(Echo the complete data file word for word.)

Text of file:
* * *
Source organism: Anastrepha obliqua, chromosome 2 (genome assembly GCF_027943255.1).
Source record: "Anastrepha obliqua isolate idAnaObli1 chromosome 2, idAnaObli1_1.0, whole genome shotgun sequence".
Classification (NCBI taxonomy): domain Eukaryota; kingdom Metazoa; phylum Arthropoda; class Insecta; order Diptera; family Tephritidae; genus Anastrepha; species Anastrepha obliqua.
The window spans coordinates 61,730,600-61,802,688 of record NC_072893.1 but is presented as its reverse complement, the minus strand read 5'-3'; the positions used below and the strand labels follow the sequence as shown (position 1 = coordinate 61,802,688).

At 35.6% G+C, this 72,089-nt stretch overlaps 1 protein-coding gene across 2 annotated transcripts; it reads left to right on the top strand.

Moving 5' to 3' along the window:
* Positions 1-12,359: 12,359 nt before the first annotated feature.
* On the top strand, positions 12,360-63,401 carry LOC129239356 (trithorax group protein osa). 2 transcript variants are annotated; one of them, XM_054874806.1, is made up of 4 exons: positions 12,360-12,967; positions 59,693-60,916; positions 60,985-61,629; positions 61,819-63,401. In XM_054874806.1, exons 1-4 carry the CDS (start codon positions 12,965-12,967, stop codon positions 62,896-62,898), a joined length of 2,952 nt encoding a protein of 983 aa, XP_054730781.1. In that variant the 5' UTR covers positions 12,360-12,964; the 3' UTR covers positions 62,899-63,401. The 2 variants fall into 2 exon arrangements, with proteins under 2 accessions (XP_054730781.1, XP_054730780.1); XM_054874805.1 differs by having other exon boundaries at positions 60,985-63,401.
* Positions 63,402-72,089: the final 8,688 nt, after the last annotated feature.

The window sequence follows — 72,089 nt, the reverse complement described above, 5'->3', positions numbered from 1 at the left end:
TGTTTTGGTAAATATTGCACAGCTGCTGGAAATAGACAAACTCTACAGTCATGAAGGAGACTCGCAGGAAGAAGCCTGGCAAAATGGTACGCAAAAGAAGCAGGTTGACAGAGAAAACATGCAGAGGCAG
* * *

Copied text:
Source organism: Anastrepha obliqua, chromosome 2 (genome assembly GCF_027943255.1).
Source record: "Anastrepha obliqua isolate idAnaObli1 chromosome 2, idAnaObli1_1.0, whole genome shotgun sequence".
Classification (NCBI taxonomy): domain Eukaryota; kingdom Metazoa; phylum Arthropoda; class Insecta; order Diptera; family Tephritidae; genus Anastrepha; species Anastrepha obliqua.
The window spans coordinates 61,730,600-61,802,688 of record NC_072893.1 but is presented as its reverse complement, the minus strand read 5'-3'; the positions used below and the strand labels follow the sequence as shown (position 1 = coordinate 61,802,688).

At 35.6% G+C, this 72,089-nt stretch overlaps 1 protein-coding gene across 2 annotated transcripts; it reads left to right on the top strand.

Moving 5' to 3' along the window:
* Positions 1-12,359: 12,359 nt before the first annotated feature.
* On the top strand, positions 12,360-63,401 carry LOC129239356 (trithorax group protein osa). 2 transcript variants are annotated; one of them, XM_054874806.1, is made up of 4 exons: positions 12,360-12,967; positions 59,693-60,916; positions 60,985-61,629; positions 61,819-63,401. In XM_054874806.1, exons 1-4 carry the CDS (start codon positions 12,965-12,967, stop codon positions 62,896-62,898), a joined length of 2,952 nt encoding a protein of 983 aa, XP_054730781.1. In that variant the 5' UTR covers positions 12,360-12,964; the 3' UTR covers positions 62,899-63,401. The 2 variants fall into 2 exon arrangements, with proteins under 2 accessions (XP_054730781.1, XP_054730780.1); XM_054874805.1 differs by having other exon boundaries at positions 60,985-63,401.
* Positions 63,402-72,089: the final 8,688 nt, after the last annotated feature.

The window sequence follows — 72,089 nt, the reverse complement described above, 5'->3', positions numbered from 1 at the left end:
TGTTTTGGTAAATATTGCACAGCTGCTGGAAATAGACAAACTCTACAGTCATGAAGGAGACTCGCAGGAAGAAGCCTGGCAAAATGGTACGCAAAAGAAGCAGGTTGACAGAGAAAACATGCAGAGGCAG